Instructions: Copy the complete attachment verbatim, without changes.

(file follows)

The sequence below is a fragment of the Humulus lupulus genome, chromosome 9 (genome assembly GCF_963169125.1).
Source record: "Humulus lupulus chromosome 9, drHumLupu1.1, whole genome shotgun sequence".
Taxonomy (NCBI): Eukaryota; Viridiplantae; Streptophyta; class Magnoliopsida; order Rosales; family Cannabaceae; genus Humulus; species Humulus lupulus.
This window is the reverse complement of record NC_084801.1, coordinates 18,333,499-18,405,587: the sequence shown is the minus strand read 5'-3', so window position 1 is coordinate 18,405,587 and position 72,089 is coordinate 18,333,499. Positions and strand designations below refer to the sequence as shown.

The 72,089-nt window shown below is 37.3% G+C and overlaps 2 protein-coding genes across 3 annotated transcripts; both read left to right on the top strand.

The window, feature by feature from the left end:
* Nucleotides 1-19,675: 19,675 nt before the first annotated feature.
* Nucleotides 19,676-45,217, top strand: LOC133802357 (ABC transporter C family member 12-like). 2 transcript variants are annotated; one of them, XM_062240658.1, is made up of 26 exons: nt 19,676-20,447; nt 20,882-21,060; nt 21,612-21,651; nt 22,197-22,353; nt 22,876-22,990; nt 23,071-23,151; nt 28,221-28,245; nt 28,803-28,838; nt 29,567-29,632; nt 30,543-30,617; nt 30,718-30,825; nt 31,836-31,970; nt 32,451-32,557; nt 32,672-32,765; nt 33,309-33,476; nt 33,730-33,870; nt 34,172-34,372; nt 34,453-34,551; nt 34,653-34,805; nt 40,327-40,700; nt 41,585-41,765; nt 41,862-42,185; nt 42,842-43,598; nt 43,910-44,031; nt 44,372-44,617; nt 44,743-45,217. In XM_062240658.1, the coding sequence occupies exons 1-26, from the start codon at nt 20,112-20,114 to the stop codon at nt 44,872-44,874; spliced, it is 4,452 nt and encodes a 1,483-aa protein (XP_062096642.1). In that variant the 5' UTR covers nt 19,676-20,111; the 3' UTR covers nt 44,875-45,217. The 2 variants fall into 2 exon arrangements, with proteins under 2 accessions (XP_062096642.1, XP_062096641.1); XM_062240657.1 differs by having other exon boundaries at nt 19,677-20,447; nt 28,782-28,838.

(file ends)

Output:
The sequence below is a fragment of the Humulus lupulus genome, chromosome 9 (genome assembly GCF_963169125.1).
Source record: "Humulus lupulus chromosome 9, drHumLupu1.1, whole genome shotgun sequence".
Taxonomy (NCBI): Eukaryota; Viridiplantae; Streptophyta; class Magnoliopsida; order Rosales; family Cannabaceae; genus Humulus; species Humulus lupulus.
This window is the reverse complement of record NC_084801.1, coordinates 18,333,499-18,405,587: the sequence shown is the minus strand read 5'-3', so window position 1 is coordinate 18,405,587 and position 72,089 is coordinate 18,333,499. Positions and strand designations below refer to the sequence as shown.

The 72,089-nt window shown below is 37.3% G+C and overlaps 2 protein-coding genes across 3 annotated transcripts; both read left to right on the top strand.

The window, feature by feature from the left end:
* Nucleotides 1-19,675: 19,675 nt before the first annotated feature.
* Nucleotides 19,676-45,217, top strand: LOC133802357 (ABC transporter C family member 12-like). 2 transcript variants are annotated; one of them, XM_062240658.1, is made up of 26 exons: nt 19,676-20,447; nt 20,882-21,060; nt 21,612-21,651; nt 22,197-22,353; nt 22,876-22,990; nt 23,071-23,151; nt 28,221-28,245; nt 28,803-28,838; nt 29,567-29,632; nt 30,543-30,617; nt 30,718-30,825; nt 31,836-31,970; nt 32,451-32,557; nt 32,672-32,765; nt 33,309-33,476; nt 33,730-33,870; nt 34,172-34,372; nt 34,453-34,551; nt 34,653-34,805; nt 40,327-40,700; nt 41,585-41,765; nt 41,862-42,185; nt 42,842-43,598; nt 43,910-44,031; nt 44,372-44,617; nt 44,743-45,217. In XM_062240658.1, the coding sequence occupies exons 1-26, from the start codon at nt 20,112-20,114 to the stop codon at nt 44,872-44,874; spliced, it is 4,452 nt and encodes a 1,483-aa protein (XP_062096642.1). In that variant the 5' UTR covers nt 19,676-20,111; the 3' UTR covers nt 44,875-45,217. The 2 variants fall into 2 exon arrangements, with proteins under 2 accessions (XP_062096642.1, XP_062096641.1); XM_062240657.1 differs by having other exon boundaries at nt 19,677-20,447; nt 28,782-28,838.